Ferrari has unveiled the F8 Spider, the new generation drop-top sports car and has equipped it with the successful mid-rear-mounted V8 in history. The Ferrari F8 Spider was designed in parallel with the F8 Tributo berlinetta and features the RHT (Retractable Hard Top). The F8 Spider is the latest addition to the bloodline of open-top V8 cars begun with the 308 GTS in 1977. It is less extreme than the 488 Pista Spider, but sportier than the 488 Spider which it replaces in the range.
The V8 powering the Ferrari F8 is a development of the same engine that won the International Engine of the Year Award for four consecutive years (2016, 2017, 2018 and 2019). Ferrari says that the F8 Spider unleashes its power instantaneously with zero turbo lag, whilst retaining this V8's unique and very special soundtrack. The F8 Spider replaces the 488 Spider and improves on all aspects of its specifications. It's 20 kg lighter than its predecessor. It weighs just 20 kg more than the more extreme 488 Pista Spider and is significantly more aerodynamically efficient too and features the new 6.1 version of the Side Slip Angle Control system.
Under the hood is a 3902cc unit which unleashes 711 bhp at 8,000 rpm and a maximum torque of 770 Nm at 3,250 rpm. Thanks to the advanced vehicle dynamics solutions like the Ferrari Dynamic Enhancer (FDE+) which can now be activated in the manettino's Race position, performance on the limit is easier to reach and control.
In the F8 Spider, the air intakes have been moved from the flanks to the rear where they are located on either side of the blown spoiler and are directly connected to the intake plenums. This drastically reduces losses and ensures greater air flow to the engine, thereby increasing the power. The air flow also benefits from increased dynamic pressure created by the shape of the rear spoiler. Adaptive Performance Launch analyses grip as the car accelerates and then uses electronic controls to optimise the torque delivered to suit the road's grip level, reducing wheel slip to a minimum which, in turn, maximises acceleration.
The rev limiter's "Wall Effect" strategy is another leap forward in terms of extreme engine performance. Rather than gradually limiting the revs towards the limit, it cuts off right at the 8,000 rpm red-line, maximising the amount of power available in power-on dynamic driving situations and consequently improving lap times.
There's also the Ferrari Variable Torque Management strategy for all gears on the F8 Spider. Maximum torque is 10 Nm higher than on the 488 Spider and is available even at lower engine speeds. The F8 Spider's engine also inherits highly efficient weight-reduction solutions from the 488 Pista which have cut the power unit's weight by 18 kg compared to that of the 488 Spider. Reducing the weight of rotating and non-static masses, such as the titanium con-rods, crankshaft and flywheel, allows engine speed to rise very rapidly, so much so that the driver can see the rev counter needle flying, particularly in rapid transitions, such as gear shifting and scorching low-gear acceleration, making the car feel even sportier still. These reductions in the weight of the rotating masses yield a 17 per cent reduction in inertia.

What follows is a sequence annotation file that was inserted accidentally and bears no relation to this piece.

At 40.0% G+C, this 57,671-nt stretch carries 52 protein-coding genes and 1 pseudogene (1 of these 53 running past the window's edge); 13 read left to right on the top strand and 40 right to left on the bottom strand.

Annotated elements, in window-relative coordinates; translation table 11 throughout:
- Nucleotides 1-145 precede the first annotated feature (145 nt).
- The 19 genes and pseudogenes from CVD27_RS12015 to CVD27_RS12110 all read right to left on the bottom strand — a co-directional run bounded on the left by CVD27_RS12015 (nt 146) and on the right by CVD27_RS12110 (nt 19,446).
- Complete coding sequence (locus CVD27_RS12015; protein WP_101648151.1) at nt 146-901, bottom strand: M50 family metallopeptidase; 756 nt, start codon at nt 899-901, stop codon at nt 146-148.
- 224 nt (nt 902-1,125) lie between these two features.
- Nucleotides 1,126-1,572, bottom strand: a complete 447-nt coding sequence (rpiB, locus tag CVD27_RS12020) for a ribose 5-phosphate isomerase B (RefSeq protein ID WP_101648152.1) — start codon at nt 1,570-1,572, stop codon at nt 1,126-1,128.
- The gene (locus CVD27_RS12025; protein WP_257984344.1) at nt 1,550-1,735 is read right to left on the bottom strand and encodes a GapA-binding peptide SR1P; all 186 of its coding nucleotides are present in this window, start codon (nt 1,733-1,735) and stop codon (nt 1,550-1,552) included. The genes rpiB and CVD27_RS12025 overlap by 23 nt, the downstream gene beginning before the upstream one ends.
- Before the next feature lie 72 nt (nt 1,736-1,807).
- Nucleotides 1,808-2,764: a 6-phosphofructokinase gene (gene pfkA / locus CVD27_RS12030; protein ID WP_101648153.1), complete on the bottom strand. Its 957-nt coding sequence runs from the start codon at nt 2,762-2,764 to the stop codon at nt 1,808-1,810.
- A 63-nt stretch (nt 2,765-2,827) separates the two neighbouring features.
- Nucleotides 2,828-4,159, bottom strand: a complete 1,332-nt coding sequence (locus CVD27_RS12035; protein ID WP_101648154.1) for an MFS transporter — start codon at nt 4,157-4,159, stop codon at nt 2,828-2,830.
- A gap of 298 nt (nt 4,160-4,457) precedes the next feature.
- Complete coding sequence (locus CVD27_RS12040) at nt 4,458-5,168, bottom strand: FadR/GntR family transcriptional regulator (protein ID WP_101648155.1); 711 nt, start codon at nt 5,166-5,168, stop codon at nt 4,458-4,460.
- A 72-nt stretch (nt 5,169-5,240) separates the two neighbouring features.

Of course, it's great to look at too. The F8 Spider has been designed by the Ferrari Styling Centre. When designing a spider, the choice of the top will always play a fundamental role in the car's overall look. For some years now, Ferrari has been adopting a hard top because of the comfort it provides. As a result, the design of the F8 Spider's lines was crafted around its RHT (Retractable Hard Top).
The key to the whole design was the shifting of the separation line between the car's body and the roof from its conventional position at the belt-line (occupant shoulder level) to above the B-pillar. The top itself is thus more compact and two-dimensional, with the result that it can be divided into two parts and stowed on top of the engine. The RHT takes just 14 seconds to deploy or retract and can be closed or opened while the car is on the move up to 45 kmph.
The front of the car is characterised by the S-Duct around which the entire front end has been redesigned to highlight the extensive aerodynamic modifications made to this area of the car. The clearest example is new, more compact, horizontal LED headlights. The rear spoiler has been entirely redesigned. It is now larger and wraps around the tail lights, visually lowering the car's centre of gravity and allowing a return to the classic twin light cluster and body-coloured tail.
The treatment of the engine cover is one of the F8 Spider's most distinctive characteristics. The manta-like look of the cover is created by a central spine that starts from the rear screen and disappears under the wing of the blown spoiler, following the air flows themselves.
Inside, the F8 Spider's cockpit retains the classic, driver-oriented look typical of Ferrari's mid-rear-engined berlinettas. The dash incorporates an aluminium sail panel supporting the central satellite and continuing into the dash itself. Also, to create a sense of visual lightness, a sliver of carbon fibre divides the upper and lower parts, streamlining the whole look. This section also incorporates the optional 7-inch touchscreen passenger-side display and the dash is completed by the classic instrument cluster with its central rev-counter.